Other objects, advantages and salient features of the invention will become apparent from the following detailed description, which, taken in conjunction with the annexed drawings, discloses a preferred embodiment of the invention.
Referring now to the drawings which form a part of this original disclosure:
FIG. 1 is a right perspective view in partial section of the armored electrical cable in accordance with the invention;
FIG. 2 is an enlarged end elevational view in transverse cross-section of one of the conductor assemblies shown in FIG. 1;
FIG. 3 is a side elevational view in longitudinal section taken along line 3--3 in FIG. 2 of one of the conductor assemblies;
FIG. 4 is an end elevational view in transverse cross-section of the barrier layer shown in FIGS. 1-3;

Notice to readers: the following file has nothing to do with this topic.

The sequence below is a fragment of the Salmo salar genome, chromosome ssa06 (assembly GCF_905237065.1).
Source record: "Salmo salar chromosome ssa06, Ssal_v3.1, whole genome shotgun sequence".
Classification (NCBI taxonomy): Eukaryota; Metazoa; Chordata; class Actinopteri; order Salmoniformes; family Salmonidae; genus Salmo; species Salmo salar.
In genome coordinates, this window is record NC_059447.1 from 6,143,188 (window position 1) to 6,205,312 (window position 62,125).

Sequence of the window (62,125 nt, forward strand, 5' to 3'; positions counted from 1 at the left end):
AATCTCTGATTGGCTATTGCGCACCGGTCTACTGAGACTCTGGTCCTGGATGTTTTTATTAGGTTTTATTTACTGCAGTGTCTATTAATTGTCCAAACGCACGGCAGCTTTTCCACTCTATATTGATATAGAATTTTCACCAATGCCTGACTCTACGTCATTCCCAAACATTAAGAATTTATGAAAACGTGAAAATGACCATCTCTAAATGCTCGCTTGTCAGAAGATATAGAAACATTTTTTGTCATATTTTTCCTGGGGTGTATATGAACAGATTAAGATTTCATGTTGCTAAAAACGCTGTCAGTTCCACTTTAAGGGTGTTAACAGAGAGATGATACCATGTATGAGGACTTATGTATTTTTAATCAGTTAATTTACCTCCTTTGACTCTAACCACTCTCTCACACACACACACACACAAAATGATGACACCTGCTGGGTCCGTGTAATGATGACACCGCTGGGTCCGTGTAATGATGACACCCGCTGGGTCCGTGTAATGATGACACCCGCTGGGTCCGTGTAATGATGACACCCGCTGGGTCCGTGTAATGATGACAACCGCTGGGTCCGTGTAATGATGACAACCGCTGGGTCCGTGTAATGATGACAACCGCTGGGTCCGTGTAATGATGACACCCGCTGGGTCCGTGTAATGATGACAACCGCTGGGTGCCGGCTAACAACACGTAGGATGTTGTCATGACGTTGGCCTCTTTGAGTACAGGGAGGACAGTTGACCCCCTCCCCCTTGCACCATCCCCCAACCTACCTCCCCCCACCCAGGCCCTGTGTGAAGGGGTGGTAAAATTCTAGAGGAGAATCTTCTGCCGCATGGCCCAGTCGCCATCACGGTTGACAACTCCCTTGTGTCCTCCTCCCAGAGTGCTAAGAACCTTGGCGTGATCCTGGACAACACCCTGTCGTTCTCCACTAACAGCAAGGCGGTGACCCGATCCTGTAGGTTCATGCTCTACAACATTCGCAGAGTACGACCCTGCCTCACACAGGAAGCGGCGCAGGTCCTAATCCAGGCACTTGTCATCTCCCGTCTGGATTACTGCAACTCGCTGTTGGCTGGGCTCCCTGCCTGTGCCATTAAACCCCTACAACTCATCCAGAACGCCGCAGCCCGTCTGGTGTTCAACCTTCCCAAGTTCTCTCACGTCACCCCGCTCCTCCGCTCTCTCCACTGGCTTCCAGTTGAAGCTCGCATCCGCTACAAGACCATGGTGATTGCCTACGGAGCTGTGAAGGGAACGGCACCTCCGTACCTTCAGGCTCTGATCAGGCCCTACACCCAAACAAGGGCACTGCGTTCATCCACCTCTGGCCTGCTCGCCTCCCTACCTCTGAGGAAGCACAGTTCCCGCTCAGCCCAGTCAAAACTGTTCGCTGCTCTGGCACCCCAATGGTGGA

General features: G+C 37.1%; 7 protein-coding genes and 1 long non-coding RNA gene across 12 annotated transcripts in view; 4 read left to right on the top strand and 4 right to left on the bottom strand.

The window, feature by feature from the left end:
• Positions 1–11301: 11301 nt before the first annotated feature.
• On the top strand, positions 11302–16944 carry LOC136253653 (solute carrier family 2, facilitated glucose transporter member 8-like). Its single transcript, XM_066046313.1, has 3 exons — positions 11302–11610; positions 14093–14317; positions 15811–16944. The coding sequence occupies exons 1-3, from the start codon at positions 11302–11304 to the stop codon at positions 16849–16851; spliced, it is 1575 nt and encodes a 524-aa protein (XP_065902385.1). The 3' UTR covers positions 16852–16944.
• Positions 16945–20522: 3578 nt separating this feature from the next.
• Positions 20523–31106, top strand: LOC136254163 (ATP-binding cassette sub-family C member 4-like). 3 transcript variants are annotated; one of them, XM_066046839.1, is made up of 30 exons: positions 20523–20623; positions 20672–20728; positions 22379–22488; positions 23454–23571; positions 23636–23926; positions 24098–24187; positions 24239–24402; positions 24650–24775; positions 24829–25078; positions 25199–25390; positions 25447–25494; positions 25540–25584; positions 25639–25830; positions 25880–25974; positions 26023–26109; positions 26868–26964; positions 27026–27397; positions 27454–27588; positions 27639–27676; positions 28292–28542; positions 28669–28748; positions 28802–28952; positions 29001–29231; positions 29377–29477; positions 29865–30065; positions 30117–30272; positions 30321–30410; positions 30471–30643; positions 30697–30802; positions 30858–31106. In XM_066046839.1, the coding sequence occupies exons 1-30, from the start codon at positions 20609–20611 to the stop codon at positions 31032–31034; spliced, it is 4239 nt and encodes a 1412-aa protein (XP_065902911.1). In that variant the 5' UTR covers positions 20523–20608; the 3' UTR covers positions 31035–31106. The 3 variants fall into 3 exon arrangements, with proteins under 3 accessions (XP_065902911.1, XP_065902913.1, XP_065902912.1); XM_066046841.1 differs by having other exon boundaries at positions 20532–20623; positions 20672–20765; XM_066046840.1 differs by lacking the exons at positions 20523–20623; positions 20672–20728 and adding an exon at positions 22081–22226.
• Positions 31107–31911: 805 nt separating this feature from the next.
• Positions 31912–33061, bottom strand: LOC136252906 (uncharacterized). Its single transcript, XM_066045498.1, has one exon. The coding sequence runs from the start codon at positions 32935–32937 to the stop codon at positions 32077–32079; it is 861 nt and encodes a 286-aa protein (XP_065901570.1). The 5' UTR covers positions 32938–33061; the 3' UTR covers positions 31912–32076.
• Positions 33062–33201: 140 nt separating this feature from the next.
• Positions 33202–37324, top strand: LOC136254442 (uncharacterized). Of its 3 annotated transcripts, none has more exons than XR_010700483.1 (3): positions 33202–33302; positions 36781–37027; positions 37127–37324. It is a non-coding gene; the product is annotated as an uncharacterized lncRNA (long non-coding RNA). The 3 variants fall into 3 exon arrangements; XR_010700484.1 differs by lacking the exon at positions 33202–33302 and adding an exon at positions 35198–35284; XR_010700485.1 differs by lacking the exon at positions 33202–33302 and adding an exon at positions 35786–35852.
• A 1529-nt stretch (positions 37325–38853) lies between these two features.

FIG. 5 is an enlarged end elevational view in transverse cross-section taken along line 5--5 in FIG. 1 of the armored electrical cable with some of the details of the filler layer being deleted for clarity; and
FIG. 6 is an end elevational view in cross-section similar to that shown in FIG. 5 except that the cable has been forced through forming dies to change the rectangular cross section to a curved cross section.
As seen in FIGS. 1 and 5, the armored electrical cable 10 in accordance with the invention comprises three conductor assemblies 12, 14 and 16 in a side-by-side, engaging relationship and an armor tape 18 enclosing the three conductor assemblies. Each conductor assembly comprises a conductor 20, an insulation layer 22, a barrier layer 24 to resist corrosion, a filler layer 26, and a compression-resistant layer 28, these last two layers in conjunction providing a uniform containment to resist explosive decompressive forces and externally generated and inwardly directed compressive forces.